The Landshut Theatre was built inside a medieval customs barn in the town centre 1998. The interior of the old, compact building had to be converted to this end, and the building as a whole refurbished.
The aim was to retain the special qualities and atmosphere of the somewhat dilapidated building to as large an extent as possible. A theatre with 99 seats, a foyer, actors' dressing rooms and a small workshop were built into the listed structure.
The simple spatial configuration develops from the foyer, which has been kept in red, to the auditorium, which is clad in black fabric. The design runs through an accumulation of areas that are complete in themselves, fitting into the existing structure in a calm and effortless way. The introverted spaces acquire the character of both intimate and public places from their confident scale and their horizontal and vertical proportions. The new additions avoid confrontation with the old building. This is not a dramatically staged break with the past, but a unit combining old and new, without recourse to imitation.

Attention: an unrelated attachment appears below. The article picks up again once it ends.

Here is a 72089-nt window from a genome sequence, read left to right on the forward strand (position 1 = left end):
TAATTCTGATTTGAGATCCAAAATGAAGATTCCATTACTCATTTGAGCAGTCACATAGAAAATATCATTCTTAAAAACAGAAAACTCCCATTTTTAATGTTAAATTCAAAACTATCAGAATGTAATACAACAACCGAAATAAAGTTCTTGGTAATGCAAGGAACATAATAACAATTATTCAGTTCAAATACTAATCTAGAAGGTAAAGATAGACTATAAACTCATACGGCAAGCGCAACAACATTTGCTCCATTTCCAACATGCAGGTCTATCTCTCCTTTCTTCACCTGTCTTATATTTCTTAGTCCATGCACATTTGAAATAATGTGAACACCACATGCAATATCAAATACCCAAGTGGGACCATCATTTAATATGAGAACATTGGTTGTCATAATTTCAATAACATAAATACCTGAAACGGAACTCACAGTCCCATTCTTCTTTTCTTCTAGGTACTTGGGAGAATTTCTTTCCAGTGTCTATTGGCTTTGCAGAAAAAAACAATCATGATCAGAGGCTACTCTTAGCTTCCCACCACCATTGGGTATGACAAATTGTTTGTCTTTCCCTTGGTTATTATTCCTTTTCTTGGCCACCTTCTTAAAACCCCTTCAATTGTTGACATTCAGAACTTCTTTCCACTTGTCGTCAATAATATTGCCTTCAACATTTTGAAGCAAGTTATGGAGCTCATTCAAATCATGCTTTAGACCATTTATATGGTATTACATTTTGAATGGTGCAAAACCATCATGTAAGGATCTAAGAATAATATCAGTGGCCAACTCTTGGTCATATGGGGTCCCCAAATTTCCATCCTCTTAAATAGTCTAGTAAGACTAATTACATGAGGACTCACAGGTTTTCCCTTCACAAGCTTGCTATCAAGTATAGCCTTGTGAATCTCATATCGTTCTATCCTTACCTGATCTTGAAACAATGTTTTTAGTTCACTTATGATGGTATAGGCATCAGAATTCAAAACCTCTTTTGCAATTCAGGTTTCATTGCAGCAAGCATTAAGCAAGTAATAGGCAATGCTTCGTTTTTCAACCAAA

Almost all the lighting rig consists of black tubes mounted on rendering. The tubes are fastened together with simple pipe clips and fitted to their base. Ordinary matt bulbs are placed at the end of the tubes and these light the interior. The rejection of any suggestion of high-tech endorses the simple but rough character of the building.
This unity of old and new is achieved with a film of red paint that extends into every corner of the building. The warm shade of red is a reminder and quotation of the velvet-red wall coverings and curtains found in old theatres. This red colours the light throughout the building, taking on nuances from orange to a light ochre. Light acquires a whitish hue at points where it filters in through large and small excised apertures.